Stairway To Heaven

Once out of Siberia, the track twists and turns, rolling downhill again past Hayshed, before climbing, gently at first, then steeply up to the most important part of the track, and one of the most spectacular spots in motorcycle racing. Laguna Seca has the Corkscrew, Donington Park has the Craner Curves, but Phillip Island has Lukey Heights. As you start to turn in, the climb gets steeper, taking you up, and off to the left. Then, just as you hit the apex of the corner, the turn starts to fall away from under you, gradually at first, then ever more precipitously, casting you down into the tight right hander of MG.

In the flat, two-dimensional simplicity of a paper track map, it looks simple enough. But in all three glorious dimensions, it is both a thing of beauty and big-time trouble rolled into one. For a start, there's the difficulty of the corners themselves. Gravity is pushing the weight of the bike backward as you push up the hill, yet you are heeled hard over to get through the turn. Then you hit the brow of the hill, the balance of the bike shifting as the ground starts to drop away, just as you start to think about sitting the bike up for the approach to MG.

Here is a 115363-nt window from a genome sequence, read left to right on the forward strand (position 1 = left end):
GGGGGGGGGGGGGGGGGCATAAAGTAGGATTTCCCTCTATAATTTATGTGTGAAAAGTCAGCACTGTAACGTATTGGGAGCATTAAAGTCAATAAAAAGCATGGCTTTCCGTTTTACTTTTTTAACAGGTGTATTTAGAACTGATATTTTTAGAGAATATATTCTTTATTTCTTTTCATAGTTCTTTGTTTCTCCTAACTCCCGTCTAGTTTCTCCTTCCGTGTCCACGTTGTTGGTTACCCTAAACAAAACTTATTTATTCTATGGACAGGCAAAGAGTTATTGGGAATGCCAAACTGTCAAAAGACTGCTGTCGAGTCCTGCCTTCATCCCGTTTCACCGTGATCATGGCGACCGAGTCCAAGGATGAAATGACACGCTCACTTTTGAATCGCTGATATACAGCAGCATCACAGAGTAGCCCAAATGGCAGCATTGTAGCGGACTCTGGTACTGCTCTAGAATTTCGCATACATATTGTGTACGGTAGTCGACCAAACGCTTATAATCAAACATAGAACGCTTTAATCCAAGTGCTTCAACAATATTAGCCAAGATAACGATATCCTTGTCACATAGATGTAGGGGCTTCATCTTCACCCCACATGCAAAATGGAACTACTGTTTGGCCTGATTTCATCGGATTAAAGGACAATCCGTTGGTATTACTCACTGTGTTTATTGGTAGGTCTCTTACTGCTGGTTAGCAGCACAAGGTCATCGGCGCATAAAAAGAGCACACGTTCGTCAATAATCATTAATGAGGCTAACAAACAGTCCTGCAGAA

As if that weren't bad enough, you are now pitched forward, both by the force of being hard on the brakes and the downhill drop to the bottom of the hill. The front tire is squashed flat, loaded to the limit, yet now you have to fling the bike over again right to get the tight line into the hairpin, ready for the fast and long lefts which follow. The whole section is crucial to a fast lap, yet danger beckons at almost every yard. Go too slow, and you lose many tenths of a second. Go too fast, and you can wash out at the top of the hill, or at the bottom, and your race, or even your weekend, is over.

My Goodness!

And that's just riding it on your own. Add other riders into the equation, and the difficulty increases exponentially. Take the ideal racing line through Lukey Heights, and someone brave - or foolish - enough can take the outside line over the hill, putting them up the inside of you going into MG. Stay a little wider over Lukey Heights, and you sacrifice speed and open the door to an inside pass over the hill.

Even if you make it into the braking zone down into MG first, that means very little. The hairpin right rewards courage and brutality in equal measure, and is even tolerant towards sheer insanity, and so this is where your rivals will try to pass you, and where you will try to pass them. The tightness of the turn means that you will often enter this turn three abreast, a move which is only slightly more likely to end in glory than in disaster. But get it right here, and this is the place that you can win the race.